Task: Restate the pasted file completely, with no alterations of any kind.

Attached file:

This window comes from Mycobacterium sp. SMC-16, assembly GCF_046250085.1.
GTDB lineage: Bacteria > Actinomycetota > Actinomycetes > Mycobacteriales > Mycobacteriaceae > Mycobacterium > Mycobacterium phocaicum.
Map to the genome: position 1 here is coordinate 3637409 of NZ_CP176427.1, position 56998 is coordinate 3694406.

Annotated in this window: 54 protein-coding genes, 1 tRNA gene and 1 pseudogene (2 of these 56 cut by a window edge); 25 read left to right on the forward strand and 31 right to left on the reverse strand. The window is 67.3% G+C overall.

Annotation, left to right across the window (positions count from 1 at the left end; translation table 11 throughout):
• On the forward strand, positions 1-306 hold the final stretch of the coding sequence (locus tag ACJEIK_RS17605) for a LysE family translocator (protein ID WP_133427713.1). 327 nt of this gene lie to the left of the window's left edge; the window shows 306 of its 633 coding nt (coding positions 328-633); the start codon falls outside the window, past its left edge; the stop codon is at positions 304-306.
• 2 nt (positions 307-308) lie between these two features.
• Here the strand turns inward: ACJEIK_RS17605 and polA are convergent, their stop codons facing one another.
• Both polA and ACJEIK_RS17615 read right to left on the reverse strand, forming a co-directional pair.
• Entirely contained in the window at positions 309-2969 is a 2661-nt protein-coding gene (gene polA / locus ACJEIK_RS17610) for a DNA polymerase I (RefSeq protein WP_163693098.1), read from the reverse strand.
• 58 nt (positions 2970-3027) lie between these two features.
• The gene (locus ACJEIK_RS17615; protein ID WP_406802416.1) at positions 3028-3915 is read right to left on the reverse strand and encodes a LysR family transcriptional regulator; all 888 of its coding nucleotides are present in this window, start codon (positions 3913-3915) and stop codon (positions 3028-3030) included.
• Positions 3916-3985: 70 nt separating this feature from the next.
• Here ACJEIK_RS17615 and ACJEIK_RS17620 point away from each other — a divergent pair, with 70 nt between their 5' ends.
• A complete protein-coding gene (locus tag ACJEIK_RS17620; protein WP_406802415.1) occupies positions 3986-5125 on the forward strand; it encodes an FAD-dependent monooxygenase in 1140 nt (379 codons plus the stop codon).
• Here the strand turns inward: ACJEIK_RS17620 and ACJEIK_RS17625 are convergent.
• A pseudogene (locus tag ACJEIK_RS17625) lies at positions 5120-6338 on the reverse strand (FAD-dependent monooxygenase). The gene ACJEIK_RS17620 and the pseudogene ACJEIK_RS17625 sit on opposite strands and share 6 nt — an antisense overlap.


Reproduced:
This window comes from Mycobacterium sp. SMC-16, assembly GCF_046250085.1.
GTDB lineage: Bacteria > Actinomycetota > Actinomycetes > Mycobacteriales > Mycobacteriaceae > Mycobacterium > Mycobacterium phocaicum.
Map to the genome: position 1 here is coordinate 3637409 of NZ_CP176427.1, position 56998 is coordinate 3694406.

Annotated in this window: 54 protein-coding genes, 1 tRNA gene and 1 pseudogene (2 of these 56 cut by a window edge); 25 read left to right on the forward strand and 31 right to left on the reverse strand. The window is 67.3% G+C overall.

Annotation, left to right across the window (positions count from 1 at the left end; translation table 11 throughout):
• On the forward strand, positions 1-306 hold the final stretch of the coding sequence (locus tag ACJEIK_RS17605) for a LysE family translocator (protein ID WP_133427713.1). 327 nt of this gene lie to the left of the window's left edge; the window shows 306 of its 633 coding nt (coding positions 328-633); the start codon falls outside the window, past its left edge; the stop codon is at positions 304-306.
• 2 nt (positions 307-308) lie between these two features.
• Here the strand turns inward: ACJEIK_RS17605 and polA are convergent, their stop codons facing one another.
• Both polA and ACJEIK_RS17615 read right to left on the reverse strand, forming a co-directional pair.
• Entirely contained in the window at positions 309-2969 is a 2661-nt protein-coding gene (gene polA / locus ACJEIK_RS17610) for a DNA polymerase I (RefSeq protein WP_163693098.1), read from the reverse strand.
• 58 nt (positions 2970-3027) lie between these two features.
• The gene (locus ACJEIK_RS17615; protein ID WP_406802416.1) at positions 3028-3915 is read right to left on the reverse strand and encodes a LysR family transcriptional regulator; all 888 of its coding nucleotides are present in this window, start codon (positions 3913-3915) and stop codon (positions 3028-3030) included.
• Positions 3916-3985: 70 nt separating this feature from the next.
• Here ACJEIK_RS17615 and ACJEIK_RS17620 point away from each other — a divergent pair, with 70 nt between their 5' ends.
• A complete protein-coding gene (locus tag ACJEIK_RS17620; protein WP_406802415.1) occupies positions 3986-5125 on the forward strand; it encodes an FAD-dependent monooxygenase in 1140 nt (379 codons plus the stop codon).
• Here the strand turns inward: ACJEIK_RS17620 and ACJEIK_RS17625 are convergent.
• A pseudogene (locus tag ACJEIK_RS17625) lies at positions 5120-6338 on the reverse strand (FAD-dependent monooxygenase). The gene ACJEIK_RS17620 and the pseudogene ACJEIK_RS17625 sit on opposite strands and share 6 nt — an antisense overlap.